Three Reasons Why Intellectual Capital Is Bad for the IIRC

thinking about intellectual capital and the IIRC

It’s happened to me twice this week. I found myself explaining what intellectual capital is and is not. It’s nothing new. But I decided to go on the record. So here goes….

I am a huge admirer and supporter of the work of the International Integrated Reporting Council (IIRC). It has been a huge influence on my work. And I love that there is a lot of fluidity and creativity in how each company applies the ideas in its own context.

But I have to admit to frustration about the use of the phrase “Intellectual Capital” to describe organizational knowledge in the IIRC Framework.

And I think that the phrase Intellectual Capital will ultimately be a barrier to adoption of integrated reporting. Here’s my thinking:

 

Reason #1 – The IIRC definition doesn’t match the academic definition of IC

There is an academic field of study that has been around for a couple decades for Intellectual Capital. There’s a Journal of Intellectual Capital that’s been published since 2000. An annual European Conference on Intellectual Capital. And an annual International Conference on Intellectual Capital and Knowledge Management, held all around the world but this year in Ithaca NY in October.

The accepted definition of intellectual capital used in this academic specialty usually includes:

  • Human Capital
  • Relationship Capital
  • Structural (sometimes also called Organizational) Capital

As you can guess from the conference names and from this structure, the roots of the field are in the desire to understand the growing importance of knowledge in business. The concept endeavors to take a systems view and understand how knowledge flows and collects in systems made up of people, relationships, technology and the many forms of recorded knowledge.

The IIRC definition of Intellectual Capital is really only focusing on the third kind of capital. Why is this a problem?  I believe that ignoring the academic definition makes it hard to take advantage of the extensive work of the IC field which, while it doesn’t have all the answers, has been exploring and researching the application of the concept of “the capitals” since long before the integrated reporting movement began.

Reason #2 –  The phrase creates confusion in the business mainstream

I’ve been applying the IC academic work with my clients for well over a decade. And I have learned from experience that if you say “intellectual capital” 98% of business people hear you say “intellectual property.” This can be a problem.

It’s true that some (but far from all) organizational capital has a special legal status as intellectual property (IP) including patents, trademarks, copyrights and trade secrets. But structural capital includes all the knowledge that stays in an organization when the employees go home at night, not just its IP. This includes processes, data and designs, only a fraction of which have a specific status as intellectual property. Yet, these knowledge assets are key to innovation, efficiency and scaling the organization.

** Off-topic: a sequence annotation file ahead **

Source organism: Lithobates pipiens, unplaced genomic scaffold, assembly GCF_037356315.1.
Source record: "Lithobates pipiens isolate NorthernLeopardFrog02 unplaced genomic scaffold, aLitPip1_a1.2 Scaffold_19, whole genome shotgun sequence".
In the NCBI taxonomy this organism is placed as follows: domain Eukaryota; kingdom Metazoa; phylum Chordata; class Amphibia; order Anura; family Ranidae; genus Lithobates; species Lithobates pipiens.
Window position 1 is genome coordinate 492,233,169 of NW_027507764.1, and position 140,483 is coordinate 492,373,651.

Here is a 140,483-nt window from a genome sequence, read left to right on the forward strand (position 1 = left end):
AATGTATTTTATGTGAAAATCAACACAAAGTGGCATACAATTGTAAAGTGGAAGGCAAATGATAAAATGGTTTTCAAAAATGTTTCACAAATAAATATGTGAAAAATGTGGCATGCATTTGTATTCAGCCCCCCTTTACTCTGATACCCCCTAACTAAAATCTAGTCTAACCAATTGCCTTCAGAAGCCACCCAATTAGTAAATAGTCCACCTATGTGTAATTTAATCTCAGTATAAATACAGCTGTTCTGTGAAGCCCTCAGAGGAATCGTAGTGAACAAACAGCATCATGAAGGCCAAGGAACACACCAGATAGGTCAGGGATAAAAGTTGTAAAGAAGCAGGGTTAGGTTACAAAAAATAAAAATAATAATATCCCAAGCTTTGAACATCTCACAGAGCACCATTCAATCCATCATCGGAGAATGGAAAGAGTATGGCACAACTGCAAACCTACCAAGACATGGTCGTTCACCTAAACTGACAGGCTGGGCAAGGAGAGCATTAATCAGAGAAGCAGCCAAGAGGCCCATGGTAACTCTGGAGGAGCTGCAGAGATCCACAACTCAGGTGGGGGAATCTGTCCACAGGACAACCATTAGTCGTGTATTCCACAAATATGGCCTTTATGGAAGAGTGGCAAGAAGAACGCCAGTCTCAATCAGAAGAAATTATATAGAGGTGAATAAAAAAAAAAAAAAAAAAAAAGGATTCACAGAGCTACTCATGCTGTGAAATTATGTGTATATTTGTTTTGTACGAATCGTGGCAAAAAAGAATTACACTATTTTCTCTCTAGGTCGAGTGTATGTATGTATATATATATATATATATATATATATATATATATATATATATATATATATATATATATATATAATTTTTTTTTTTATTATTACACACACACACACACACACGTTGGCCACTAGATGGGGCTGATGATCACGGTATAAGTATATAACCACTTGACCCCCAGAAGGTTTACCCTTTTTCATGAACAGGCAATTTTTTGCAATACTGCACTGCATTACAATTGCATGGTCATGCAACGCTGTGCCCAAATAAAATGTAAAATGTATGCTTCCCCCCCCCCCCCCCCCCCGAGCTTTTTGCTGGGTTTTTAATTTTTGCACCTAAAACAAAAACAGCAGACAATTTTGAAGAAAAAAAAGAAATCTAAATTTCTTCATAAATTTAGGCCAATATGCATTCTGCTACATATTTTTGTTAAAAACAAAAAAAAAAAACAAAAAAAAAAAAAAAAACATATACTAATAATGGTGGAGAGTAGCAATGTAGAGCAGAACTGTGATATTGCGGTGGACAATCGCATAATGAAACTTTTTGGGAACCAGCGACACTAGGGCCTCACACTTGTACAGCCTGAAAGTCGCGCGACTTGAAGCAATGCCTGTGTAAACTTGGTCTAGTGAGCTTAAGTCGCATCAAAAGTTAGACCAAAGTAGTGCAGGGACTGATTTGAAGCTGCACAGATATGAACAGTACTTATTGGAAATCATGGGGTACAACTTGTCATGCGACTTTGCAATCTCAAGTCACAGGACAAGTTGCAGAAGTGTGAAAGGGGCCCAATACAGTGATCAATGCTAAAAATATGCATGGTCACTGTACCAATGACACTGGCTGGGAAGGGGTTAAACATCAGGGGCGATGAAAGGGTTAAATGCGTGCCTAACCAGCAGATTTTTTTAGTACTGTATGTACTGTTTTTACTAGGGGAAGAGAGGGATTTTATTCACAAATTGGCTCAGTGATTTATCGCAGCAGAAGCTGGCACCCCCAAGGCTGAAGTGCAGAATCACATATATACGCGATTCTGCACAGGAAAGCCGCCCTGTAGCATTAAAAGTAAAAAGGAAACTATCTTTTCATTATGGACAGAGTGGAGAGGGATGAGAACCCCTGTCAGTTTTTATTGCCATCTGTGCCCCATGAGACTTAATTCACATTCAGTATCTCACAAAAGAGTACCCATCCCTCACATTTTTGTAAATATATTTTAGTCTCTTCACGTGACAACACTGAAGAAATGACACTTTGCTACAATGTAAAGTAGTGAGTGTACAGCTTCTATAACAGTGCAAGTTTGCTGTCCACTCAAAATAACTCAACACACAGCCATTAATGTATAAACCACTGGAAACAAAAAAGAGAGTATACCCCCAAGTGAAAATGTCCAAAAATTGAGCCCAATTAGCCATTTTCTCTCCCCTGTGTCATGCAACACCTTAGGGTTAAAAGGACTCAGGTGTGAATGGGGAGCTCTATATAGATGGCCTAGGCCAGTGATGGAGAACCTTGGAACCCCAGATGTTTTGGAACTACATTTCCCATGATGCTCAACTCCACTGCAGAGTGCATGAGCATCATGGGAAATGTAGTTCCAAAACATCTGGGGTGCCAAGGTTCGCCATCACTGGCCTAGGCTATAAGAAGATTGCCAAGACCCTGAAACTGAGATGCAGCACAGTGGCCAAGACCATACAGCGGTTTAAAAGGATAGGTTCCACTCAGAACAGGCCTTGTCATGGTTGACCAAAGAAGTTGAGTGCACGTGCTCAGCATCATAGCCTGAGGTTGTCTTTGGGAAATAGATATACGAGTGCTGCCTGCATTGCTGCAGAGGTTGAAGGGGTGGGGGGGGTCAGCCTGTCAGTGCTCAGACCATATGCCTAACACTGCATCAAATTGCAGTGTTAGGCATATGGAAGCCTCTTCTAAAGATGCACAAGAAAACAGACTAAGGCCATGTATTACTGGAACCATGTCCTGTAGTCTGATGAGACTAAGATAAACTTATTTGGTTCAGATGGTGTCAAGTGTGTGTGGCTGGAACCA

So when business people come to the <IR> model thining IP rather than structural capital, they are probably missing a huge part of the story. My fear is that, ultimately, hearing IP instead of IC limits the applicability of the capitals framework in potential users’ minds.

Reason #3 – Lack of understanding about IC could hold companies back from truly integrated thinking

So if companies have an incomplete picture of this kind of capital, it’s hard for them to explain how they create value over time. Since understanding value creation in the short-, medium-, and long-term is one of the core goals of the IIRC, this is problematic.

My favorite example of the importance of structural capital is Federal Express. Over the years, the company has built an enormous body of knowledge, data and processes that support an end-to-end solution whereby they pick up and deliver thousands of packages every day all around the world. Can you imagine discussing Fedex’s ability to create value without talking about this body of knowledge, data and processes? The company holds a small patent portfolio. If you only focus on the intellectual property and not the full structural capital, you’re missing a big part of the story.

Fedex doesn’t file an integrated report. Its annual report has very little mention of its structural capital. But, for that matter, neither do many of the integrated reports being issued today.  This is unfortunate. And could hold back the overall IR movement.

What are the alternatives?

So if we don’t call it intellectual capital, what’s the right name?

The academic phrases aren’t great. So, in my mind, organizational capital and structural capital are out. The OECD has tried using the phrase “knowledge-based capital” but their definition mirrors the expanded definition of IC that includes including human and relationship capitals. Gartner has been using the phrase Infonomics, to recognize the value of information assets. Maybe information capital would work. In their recent Integrated Summary Report, GE talks extensively about their digital assets.

Although GE doesn’t call their digital assets capital, it’s certainly implied in their report. I’ve been wondering whether the phrase “digital capital” would fit the bill. While not all organizational capital is in digital form, it’s safe to say that most of it is. It’s hard to become a shared resource without recording knowledge in some form.  “Digital Capital” is also pretty intuitive. People would understand that digital includes the processes, data, designs, information and systems that are all part of the digital footprint of an organization.

Here’s my take on the ideas behind the movement:

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